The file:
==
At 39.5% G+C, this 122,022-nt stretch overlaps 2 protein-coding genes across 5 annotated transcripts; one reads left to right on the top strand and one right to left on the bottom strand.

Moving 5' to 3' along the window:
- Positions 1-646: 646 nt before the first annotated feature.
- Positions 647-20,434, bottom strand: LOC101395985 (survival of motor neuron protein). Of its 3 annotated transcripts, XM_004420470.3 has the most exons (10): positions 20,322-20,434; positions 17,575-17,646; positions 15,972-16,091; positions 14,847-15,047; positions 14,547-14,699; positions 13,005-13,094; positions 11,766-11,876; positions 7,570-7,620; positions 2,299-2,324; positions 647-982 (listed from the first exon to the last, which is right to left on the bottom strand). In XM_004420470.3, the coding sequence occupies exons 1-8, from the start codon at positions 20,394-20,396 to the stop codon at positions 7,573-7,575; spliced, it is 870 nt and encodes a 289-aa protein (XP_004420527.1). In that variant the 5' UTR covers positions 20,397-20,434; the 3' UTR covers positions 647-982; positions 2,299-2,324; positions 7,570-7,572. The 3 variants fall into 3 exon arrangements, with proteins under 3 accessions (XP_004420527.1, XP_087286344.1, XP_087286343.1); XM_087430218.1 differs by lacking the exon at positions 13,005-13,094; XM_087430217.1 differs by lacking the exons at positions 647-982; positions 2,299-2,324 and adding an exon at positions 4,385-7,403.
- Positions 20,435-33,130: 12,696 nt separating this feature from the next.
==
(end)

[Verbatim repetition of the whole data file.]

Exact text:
At 39.5% G+C, this 122,022-nt stretch overlaps 2 protein-coding genes across 5 annotated transcripts; one reads left to right on the top strand and one right to left on the bottom strand.

Moving 5' to 3' along the window:
- Positions 1-646: 646 nt before the first annotated feature.
- Positions 647-20,434, bottom strand: LOC101395985 (survival of motor neuron protein). Of its 3 annotated transcripts, XM_004420470.3 has the most exons (10): positions 20,322-20,434; positions 17,575-17,646; positions 15,972-16,091; positions 14,847-15,047; positions 14,547-14,699; positions 13,005-13,094; positions 11,766-11,876; positions 7,570-7,620; positions 2,299-2,324; positions 647-982 (listed from the first exon to the last, which is right to left on the bottom strand). In XM_004420470.3, the coding sequence occupies exons 1-8, from the start codon at positions 20,394-20,396 to the stop codon at positions 7,573-7,575; spliced, it is 870 nt and encodes a 289-aa protein (XP_004420527.1). In that variant the 5' UTR covers positions 20,397-20,434; the 3' UTR covers positions 647-982; positions 2,299-2,324; positions 7,570-7,572. The 3 variants fall into 3 exon arrangements, with proteins under 3 accessions (XP_004420527.1, XP_087286344.1, XP_087286343.1); XM_087430218.1 differs by lacking the exon at positions 13,005-13,094; XM_087430217.1 differs by lacking the exons at positions 647-982; positions 2,299-2,324 and adding an exon at positions 4,385-7,403.
- Positions 20,435-33,130: 12,696 nt separating this feature from the next.